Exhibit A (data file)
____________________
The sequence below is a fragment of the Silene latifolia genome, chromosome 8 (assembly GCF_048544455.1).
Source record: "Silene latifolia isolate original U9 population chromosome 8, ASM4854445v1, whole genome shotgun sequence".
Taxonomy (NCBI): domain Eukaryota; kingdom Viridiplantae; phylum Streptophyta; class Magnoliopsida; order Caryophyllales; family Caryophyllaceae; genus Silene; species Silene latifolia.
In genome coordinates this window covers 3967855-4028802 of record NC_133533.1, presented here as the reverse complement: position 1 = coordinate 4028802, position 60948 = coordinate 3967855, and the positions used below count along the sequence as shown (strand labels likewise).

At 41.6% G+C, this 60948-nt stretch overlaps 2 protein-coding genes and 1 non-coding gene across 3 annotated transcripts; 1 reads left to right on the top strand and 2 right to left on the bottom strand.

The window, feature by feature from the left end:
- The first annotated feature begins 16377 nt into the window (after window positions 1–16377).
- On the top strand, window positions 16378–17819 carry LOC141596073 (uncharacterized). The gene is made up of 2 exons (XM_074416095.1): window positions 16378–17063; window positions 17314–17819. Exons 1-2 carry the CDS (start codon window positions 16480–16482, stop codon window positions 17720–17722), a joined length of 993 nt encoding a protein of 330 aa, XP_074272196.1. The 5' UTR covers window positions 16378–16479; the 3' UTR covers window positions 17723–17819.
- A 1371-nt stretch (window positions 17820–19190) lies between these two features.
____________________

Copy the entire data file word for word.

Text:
The sequence below is a fragment of the Silene latifolia genome, chromosome 8 (assembly GCF_048544455.1).
Source record: "Silene latifolia isolate original U9 population chromosome 8, ASM4854445v1, whole genome shotgun sequence".
Taxonomy (NCBI): domain Eukaryota; kingdom Viridiplantae; phylum Streptophyta; class Magnoliopsida; order Caryophyllales; family Caryophyllaceae; genus Silene; species Silene latifolia.
In genome coordinates this window covers 3967855-4028802 of record NC_133533.1, presented here as the reverse complement: position 1 = coordinate 4028802, position 60948 = coordinate 3967855, and the positions used below count along the sequence as shown (strand labels likewise).

At 41.6% G+C, this 60948-nt stretch overlaps 2 protein-coding genes and 1 non-coding gene across 3 annotated transcripts; 1 reads left to right on the top strand and 2 right to left on the bottom strand.

The window, feature by feature from the left end:
- The first annotated feature begins 16377 nt into the window (after window positions 1–16377).
- On the top strand, window positions 16378–17819 carry LOC141596073 (uncharacterized). The gene is made up of 2 exons (XM_074416095.1): window positions 16378–17063; window positions 17314–17819. Exons 1-2 carry the CDS (start codon window positions 16480–16482, stop codon window positions 17720–17722), a joined length of 993 nt encoding a protein of 330 aa, XP_074272196.1. The 5' UTR covers window positions 16378–16479; the 3' UTR covers window positions 17723–17819.
- A 1371-nt stretch (window positions 17820–19190) lies between these two features.